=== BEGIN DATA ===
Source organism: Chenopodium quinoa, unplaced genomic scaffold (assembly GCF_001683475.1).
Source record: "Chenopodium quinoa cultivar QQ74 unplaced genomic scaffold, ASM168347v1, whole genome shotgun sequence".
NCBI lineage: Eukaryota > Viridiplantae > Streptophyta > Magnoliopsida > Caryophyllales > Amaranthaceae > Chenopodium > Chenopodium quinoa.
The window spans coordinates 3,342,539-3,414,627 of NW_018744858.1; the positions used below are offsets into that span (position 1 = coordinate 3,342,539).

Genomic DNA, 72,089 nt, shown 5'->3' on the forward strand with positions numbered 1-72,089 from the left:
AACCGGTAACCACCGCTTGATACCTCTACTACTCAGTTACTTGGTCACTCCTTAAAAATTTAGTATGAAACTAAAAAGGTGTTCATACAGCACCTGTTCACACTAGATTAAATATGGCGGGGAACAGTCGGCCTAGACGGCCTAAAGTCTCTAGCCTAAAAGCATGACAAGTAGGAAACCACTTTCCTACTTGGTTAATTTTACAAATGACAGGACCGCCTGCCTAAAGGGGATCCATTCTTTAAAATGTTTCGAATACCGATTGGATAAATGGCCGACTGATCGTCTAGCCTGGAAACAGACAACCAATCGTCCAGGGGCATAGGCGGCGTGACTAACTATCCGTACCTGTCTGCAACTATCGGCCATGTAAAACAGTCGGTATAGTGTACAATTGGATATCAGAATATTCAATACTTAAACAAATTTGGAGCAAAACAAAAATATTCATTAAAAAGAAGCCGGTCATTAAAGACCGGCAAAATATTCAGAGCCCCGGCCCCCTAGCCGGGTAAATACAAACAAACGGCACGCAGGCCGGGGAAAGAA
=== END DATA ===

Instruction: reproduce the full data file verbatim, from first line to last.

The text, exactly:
Source organism: Chenopodium quinoa, unplaced genomic scaffold (assembly GCF_001683475.1).
Source record: "Chenopodium quinoa cultivar QQ74 unplaced genomic scaffold, ASM168347v1, whole genome shotgun sequence".
NCBI lineage: Eukaryota > Viridiplantae > Streptophyta > Magnoliopsida > Caryophyllales > Amaranthaceae > Chenopodium > Chenopodium quinoa.
The window spans coordinates 3,342,539-3,414,627 of NW_018744858.1; the positions used below are offsets into that span (position 1 = coordinate 3,342,539).

Genomic DNA, 72,089 nt, shown 5'->3' on the forward strand with positions numbered 1-72,089 from the left:
AACCGGTAACCACCGCTTGATACCTCTACTACTCAGTTACTTGGTCACTCCTTAAAAATTTAGTATGAAACTAAAAAGGTGTTCATACAGCACCTGTTCACACTAGATTAAATATGGCGGGGAACAGTCGGCCTAGACGGCCTAAAGTCTCTAGCCTAAAAGCATGACAAGTAGGAAACCACTTTCCTACTTGGTTAATTTTACAAATGACAGGACCGCCTGCCTAAAGGGGATCCATTCTTTAAAATGTTTCGAATACCGATTGGATAAATGGCCGACTGATCGTCTAGCCTGGAAACAGACAACCAATCGTCCAGGGGCATAGGCGGCGTGACTAACTATCCGTACCTGTCTGCAACTATCGGCCATGTAAAACAGTCGGTATAGTGTACAATTGGATATCAGAATATTCAATACTTAAACAAATTTGGAGCAAAACAAAAATATTCATTAAAAAGAAGCCGGTCATTAAAGACCGGCAAAATATTCAGAGCCCCGGCCCCCTAGCCGGGTAAATACAAACAAACGGCACGCAGGCCGGGGAAAGAA